In the example shown in FIG. 1 all of the storage enclosures have a bypass path. While it is possible for some of the storage enclosures not to have a bypass path, that would mean that enclosures without a bypass path may not be able to forward signals in the event of power failure and may cause a break in the daisy chain.
 By using a bypass 118, downstream storage enclosures may still be reachable, even if the enclosure having the bypass 118 is down. For instance, if the second storage enclosure 200 has a power failure, then in the example of FIG. 1, the third storage enclosure 300 will be cut off from the host device.
 Thus, storage devices in enclosures downstream of a storage enclosure having a power failure may still be reached. In cases where a RAID group is split between plural storage enclosures, the location of the member RAID drives may be selected such that data can be recovered even if one storage enclosure has a power failure. For instance, if for each RAID group, there is at most one drive in each storage enclosure, then in the event that one storage enclosure has a power failure; it should be possible to reconstruct the data from other drives in the RAID. For example, a RAID 5 configuration usually requires at least three drives to form the RAID group and could have one drive in each enclosure of FIG. 1.
 For instance, in FIG. 1 a RAID group may include a first drive in the first storage enclosure, a second drive in the second storage enclosure and a third drive in the third storage enclosure. Parity will be distributed in all the drives and if any drive fails (or becomes inaccessible due to a failure of the storage enclosure in which it is housed), then the data on that drive can be retrieved or calculated from the data and parity information on the remaining drives in the RAID group. Thus, if the second storage enclosure has a power failure, it should be possible to reconstruct or derive the data on the second drive from the first and third drives. Even though the storage enclosures are cascaded, in the event of power failure in the second storage enclosure, it is still possible to communicate with the third drive by virtue of the bypass in the second storage enclosure.
 FIG. 4, shows an example which provides further redundancy by use of a second (backup) expander. The storage enclosure 500 has a power supply 530 and a plurality of storage devices 520. However it also has both first 510A and second 510B expanders, as well as first and second IN ports and first and second OUT ports. The first IN port 512A is associated with the first expander 510A and is connected to a first port of the host device or a first expander of an upstream storage enclosure. Meanwhile, the second IN port 512B is associated with the second expander 510B and is connected to a second port of the host device or a second expander of an upstream storage enclosure. Meanwhile, the first OUT port 514A is associated with the second expander 510A and may be connected to a first expander of a downstream storage enclosure while the second OUT port 514B is associated with the second expander 510B and may be connected to a second expander of a downstream storage enclosure.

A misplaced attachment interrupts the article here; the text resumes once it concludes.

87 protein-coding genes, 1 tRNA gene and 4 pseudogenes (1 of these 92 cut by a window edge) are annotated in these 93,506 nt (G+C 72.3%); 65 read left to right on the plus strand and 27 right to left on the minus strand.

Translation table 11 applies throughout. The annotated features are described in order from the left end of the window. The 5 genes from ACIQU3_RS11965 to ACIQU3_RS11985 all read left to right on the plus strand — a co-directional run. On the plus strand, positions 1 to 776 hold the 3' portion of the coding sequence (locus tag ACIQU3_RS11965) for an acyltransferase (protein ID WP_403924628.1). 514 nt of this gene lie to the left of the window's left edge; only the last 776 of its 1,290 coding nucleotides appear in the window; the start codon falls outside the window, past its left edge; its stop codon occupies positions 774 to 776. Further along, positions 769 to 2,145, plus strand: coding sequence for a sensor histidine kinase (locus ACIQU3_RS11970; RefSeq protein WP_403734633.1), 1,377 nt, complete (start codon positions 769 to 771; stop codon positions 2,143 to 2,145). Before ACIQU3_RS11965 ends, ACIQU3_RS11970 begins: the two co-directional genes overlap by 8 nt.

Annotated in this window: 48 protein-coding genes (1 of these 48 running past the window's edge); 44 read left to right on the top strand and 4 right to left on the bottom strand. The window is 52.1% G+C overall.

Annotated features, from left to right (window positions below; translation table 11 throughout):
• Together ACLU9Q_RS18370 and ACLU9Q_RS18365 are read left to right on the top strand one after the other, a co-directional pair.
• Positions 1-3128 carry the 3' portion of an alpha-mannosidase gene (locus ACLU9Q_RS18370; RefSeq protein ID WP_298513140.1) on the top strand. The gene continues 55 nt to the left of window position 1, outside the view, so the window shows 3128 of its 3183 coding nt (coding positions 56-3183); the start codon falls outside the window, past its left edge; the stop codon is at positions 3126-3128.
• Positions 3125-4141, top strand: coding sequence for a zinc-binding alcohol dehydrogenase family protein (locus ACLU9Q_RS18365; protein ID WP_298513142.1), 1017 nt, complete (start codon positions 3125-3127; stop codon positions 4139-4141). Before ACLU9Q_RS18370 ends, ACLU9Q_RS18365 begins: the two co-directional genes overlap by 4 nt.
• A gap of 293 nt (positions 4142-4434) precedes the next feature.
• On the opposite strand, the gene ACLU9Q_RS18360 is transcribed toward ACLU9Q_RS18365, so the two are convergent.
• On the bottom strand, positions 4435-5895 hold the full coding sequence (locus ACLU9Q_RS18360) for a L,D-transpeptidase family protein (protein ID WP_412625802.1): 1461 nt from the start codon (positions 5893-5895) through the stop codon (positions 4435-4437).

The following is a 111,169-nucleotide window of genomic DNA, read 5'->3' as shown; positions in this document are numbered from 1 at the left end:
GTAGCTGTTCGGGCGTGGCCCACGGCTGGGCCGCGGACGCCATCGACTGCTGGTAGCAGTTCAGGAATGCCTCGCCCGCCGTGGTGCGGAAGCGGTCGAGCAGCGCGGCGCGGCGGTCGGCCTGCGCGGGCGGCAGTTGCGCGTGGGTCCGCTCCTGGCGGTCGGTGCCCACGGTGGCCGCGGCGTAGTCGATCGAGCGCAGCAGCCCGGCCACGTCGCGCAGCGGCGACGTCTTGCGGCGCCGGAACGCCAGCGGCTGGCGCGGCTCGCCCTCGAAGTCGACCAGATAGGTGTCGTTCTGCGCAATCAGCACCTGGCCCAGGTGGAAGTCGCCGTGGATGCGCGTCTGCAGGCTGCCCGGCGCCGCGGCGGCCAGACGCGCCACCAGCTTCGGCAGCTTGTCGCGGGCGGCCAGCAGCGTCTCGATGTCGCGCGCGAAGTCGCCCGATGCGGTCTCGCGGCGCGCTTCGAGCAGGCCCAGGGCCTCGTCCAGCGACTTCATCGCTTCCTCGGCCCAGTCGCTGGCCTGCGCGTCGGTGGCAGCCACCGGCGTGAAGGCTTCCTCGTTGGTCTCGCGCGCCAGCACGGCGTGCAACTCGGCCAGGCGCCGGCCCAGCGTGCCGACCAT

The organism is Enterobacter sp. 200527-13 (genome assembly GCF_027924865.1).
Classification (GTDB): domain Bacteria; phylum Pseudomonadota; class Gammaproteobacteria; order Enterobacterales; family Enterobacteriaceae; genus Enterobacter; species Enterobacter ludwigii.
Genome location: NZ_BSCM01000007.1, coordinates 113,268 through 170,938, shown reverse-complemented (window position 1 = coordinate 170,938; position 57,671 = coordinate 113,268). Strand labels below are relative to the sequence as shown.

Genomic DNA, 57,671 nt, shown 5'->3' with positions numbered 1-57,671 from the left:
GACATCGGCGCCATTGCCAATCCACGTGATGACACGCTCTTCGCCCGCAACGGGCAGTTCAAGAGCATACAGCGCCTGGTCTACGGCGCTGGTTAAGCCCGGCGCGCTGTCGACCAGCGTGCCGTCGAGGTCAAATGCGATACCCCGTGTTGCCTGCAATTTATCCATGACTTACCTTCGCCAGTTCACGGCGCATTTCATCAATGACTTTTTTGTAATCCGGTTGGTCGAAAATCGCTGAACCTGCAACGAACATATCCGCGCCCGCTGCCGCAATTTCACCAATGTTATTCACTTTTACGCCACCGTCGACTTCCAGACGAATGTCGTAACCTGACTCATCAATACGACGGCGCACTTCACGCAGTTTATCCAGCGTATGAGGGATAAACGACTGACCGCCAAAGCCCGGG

Both the first and second expanders 510A, 510B are powered by the same power supply 530 and connected to the storage devices 520. The presence of first and second expanders 510A, 510B in this example provides `connection redundancy` in that protects against a failed communication link (e.g. if a cable is faulty, a connection accidentally unplugged, or a port on the host device is down), but does not protect against power failure of an enclosure. However, protection against power failure of the storage enclosure is provided by a backup path for at least one of the first and second expanders. In one example, each expander is provided with a respective backup path 518A, 518B, for example by integrating a DEMUX into each expander board as shown in FIG. 3.
 All of the features disclosed in this specification (including any accompanying claims, abstract and drawings), and/or all of the steps of any method or process so disclosed, may be combined in any combination, except combinations where at least some of such features and/or steps are mutually exclusive.
 Each feature disclosed in this specification (including any accompanying claims, abstract and drawings), may be replaced by alternative features serving the same, equivalent or similar purpose, unless expressly stated otherwise. Thus, unless expressly stated otherwise, each feature disclosed is one example only of a generic series of equivalent or similar features.
Patent applications by Guruprasad Ramachandrachar, Bangalore IN
Patent applications by Hewlett-Packard Development Company L.p. US
Patent applications by Hewlett-Packard Development Company, L.P.
Patent applications in class INTRASYSTEM CONNECTION (E.G., BUS AND BUS TRANSACTION PROCESSING)
Patent applications in all subclasses INTRASYSTEM CONNECTION (E.G., BUS AND BUS TRANSACTION PROCESSING)